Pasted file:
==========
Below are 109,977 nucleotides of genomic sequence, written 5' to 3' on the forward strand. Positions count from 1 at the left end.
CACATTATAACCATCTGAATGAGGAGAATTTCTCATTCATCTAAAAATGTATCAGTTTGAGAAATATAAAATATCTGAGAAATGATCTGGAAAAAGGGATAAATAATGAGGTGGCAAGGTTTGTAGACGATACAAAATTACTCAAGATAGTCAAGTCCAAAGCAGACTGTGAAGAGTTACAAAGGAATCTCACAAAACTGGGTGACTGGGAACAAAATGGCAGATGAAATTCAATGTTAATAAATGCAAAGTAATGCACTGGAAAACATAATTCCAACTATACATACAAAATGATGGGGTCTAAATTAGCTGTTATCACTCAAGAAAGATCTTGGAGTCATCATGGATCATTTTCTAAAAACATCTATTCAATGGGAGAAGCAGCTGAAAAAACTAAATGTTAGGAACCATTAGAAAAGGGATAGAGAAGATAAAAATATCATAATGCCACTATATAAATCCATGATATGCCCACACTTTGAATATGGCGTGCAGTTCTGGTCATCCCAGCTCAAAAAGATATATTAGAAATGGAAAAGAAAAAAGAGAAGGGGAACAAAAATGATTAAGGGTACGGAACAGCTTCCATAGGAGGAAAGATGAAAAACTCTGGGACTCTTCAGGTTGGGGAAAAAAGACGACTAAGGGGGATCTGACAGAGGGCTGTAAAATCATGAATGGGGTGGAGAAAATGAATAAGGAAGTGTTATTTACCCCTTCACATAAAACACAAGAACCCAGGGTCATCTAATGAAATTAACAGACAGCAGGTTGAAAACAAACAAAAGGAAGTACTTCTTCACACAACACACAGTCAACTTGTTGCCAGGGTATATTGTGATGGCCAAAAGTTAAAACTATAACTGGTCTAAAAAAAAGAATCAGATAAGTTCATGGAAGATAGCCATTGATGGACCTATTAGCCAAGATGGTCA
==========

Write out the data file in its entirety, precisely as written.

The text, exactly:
Below are 109,977 nucleotides of genomic sequence, written 5' to 3' on the forward strand. Positions count from 1 at the left end.
CACATTATAACCATCTGAATGAGGAGAATTTCTCATTCATCTAAAAATGTATCAGTTTGAGAAATATAAAATATCTGAGAAATGATCTGGAAAAAGGGATAAATAATGAGGTGGCAAGGTTTGTAGACGATACAAAATTACTCAAGATAGTCAAGTCCAAAGCAGACTGTGAAGAGTTACAAAGGAATCTCACAAAACTGGGTGACTGGGAACAAAATGGCAGATGAAATTCAATGTTAATAAATGCAAAGTAATGCACTGGAAAACATAATTCCAACTATACATACAAAATGATGGGGTCTAAATTAGCTGTTATCACTCAAGAAAGATCTTGGAGTCATCATGGATCATTTTCTAAAAACATCTATTCAATGGGAGAAGCAGCTGAAAAAACTAAATGTTAGGAACCATTAGAAAAGGGATAGAGAAGATAAAAATATCATAATGCCACTATATAAATCCATGATATGCCCACACTTTGAATATGGCGTGCAGTTCTGGTCATCCCAGCTCAAAAAGATATATTAGAAATGGAAAAGAAAAAAGAGAAGGGGAACAAAAATGATTAAGGGTACGGAACAGCTTCCATAGGAGGAAAGATGAAAAACTCTGGGACTCTTCAGGTTGGGGAAAAAAGACGACTAAGGGGGATCTGACAGAGGGCTGTAAAATCATGAATGGGGTGGAGAAAATGAATAAGGAAGTGTTATTTACCCCTTCACATAAAACACAAGAACCCAGGGTCATCTAATGAAATTAACAGACAGCAGGTTGAAAACAAACAAAAGGAAGTACTTCTTCACACAACACACAGTCAACTTGTTGCCAGGGTATATTGTGATGGCCAAAAGTTAAAACTATAACTGGTCTAAAAAAAAGAATCAGATAAGTTCATGGAAGATAGCCATTGATGGACCTATTAGCCAAGATGGTCA